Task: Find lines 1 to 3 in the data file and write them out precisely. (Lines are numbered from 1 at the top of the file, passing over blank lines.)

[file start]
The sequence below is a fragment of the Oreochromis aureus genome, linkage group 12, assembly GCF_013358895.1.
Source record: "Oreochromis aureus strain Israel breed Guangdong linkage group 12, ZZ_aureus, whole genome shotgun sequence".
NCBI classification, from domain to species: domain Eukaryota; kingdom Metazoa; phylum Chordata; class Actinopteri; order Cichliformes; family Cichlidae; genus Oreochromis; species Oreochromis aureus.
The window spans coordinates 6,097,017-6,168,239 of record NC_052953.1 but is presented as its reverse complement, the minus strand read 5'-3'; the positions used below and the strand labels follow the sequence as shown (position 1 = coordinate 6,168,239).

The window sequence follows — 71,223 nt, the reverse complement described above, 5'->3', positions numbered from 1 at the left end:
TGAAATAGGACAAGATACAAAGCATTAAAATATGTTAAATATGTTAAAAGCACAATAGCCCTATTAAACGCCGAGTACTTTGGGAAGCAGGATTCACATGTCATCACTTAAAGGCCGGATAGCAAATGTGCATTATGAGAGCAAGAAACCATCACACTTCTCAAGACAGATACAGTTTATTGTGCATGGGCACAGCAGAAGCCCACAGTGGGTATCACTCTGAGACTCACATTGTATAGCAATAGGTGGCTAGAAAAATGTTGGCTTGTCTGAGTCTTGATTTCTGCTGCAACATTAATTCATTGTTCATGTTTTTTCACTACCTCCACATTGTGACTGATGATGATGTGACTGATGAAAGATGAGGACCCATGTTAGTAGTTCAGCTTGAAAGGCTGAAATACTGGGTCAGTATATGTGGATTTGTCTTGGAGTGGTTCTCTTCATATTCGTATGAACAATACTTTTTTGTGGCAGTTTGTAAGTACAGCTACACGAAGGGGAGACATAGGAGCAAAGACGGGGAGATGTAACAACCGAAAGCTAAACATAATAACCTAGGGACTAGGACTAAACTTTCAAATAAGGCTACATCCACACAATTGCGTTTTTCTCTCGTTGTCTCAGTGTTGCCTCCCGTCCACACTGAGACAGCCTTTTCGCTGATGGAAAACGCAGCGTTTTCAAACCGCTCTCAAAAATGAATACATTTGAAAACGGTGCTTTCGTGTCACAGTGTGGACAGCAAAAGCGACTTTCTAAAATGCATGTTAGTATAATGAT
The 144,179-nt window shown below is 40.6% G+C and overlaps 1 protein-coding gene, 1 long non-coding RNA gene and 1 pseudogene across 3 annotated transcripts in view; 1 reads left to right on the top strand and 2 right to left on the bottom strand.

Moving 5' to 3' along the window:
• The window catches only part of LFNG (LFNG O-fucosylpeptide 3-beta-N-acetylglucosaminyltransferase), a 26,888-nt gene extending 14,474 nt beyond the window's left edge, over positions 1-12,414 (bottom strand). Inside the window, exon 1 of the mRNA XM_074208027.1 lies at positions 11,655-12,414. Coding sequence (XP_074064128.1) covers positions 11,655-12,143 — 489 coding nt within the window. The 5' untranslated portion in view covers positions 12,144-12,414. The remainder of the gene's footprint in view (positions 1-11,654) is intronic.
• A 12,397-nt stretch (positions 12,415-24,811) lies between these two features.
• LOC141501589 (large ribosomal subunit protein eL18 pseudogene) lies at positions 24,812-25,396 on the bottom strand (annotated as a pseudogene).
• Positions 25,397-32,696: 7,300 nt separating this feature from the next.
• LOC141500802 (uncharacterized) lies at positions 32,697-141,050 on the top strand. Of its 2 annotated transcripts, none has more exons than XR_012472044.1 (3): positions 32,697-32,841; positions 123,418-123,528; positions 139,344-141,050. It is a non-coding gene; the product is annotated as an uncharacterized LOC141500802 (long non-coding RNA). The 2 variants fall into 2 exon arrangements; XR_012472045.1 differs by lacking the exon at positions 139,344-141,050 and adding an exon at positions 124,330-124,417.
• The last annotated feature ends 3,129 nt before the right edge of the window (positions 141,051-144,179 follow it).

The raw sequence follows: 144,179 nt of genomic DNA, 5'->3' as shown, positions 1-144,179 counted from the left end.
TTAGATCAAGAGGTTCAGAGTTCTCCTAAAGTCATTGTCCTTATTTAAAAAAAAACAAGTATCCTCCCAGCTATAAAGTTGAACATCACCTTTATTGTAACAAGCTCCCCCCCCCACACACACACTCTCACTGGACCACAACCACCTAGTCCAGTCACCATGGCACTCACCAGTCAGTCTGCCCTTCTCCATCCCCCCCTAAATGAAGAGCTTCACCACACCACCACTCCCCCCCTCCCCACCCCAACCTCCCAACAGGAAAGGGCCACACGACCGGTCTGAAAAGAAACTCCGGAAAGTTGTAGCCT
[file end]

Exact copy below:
The sequence below is a fragment of the Oreochromis aureus genome, linkage group 12, assembly GCF_013358895.1.
Source record: "Oreochromis aureus strain Israel breed Guangdong linkage group 12, ZZ_aureus, whole genome shotgun sequence".
NCBI classification, from domain to species: domain Eukaryota; kingdom Metazoa; phylum Chordata; class Actinopteri; order Cichliformes; family Cichlidae; genus Oreochromis; species Oreochromis aureus.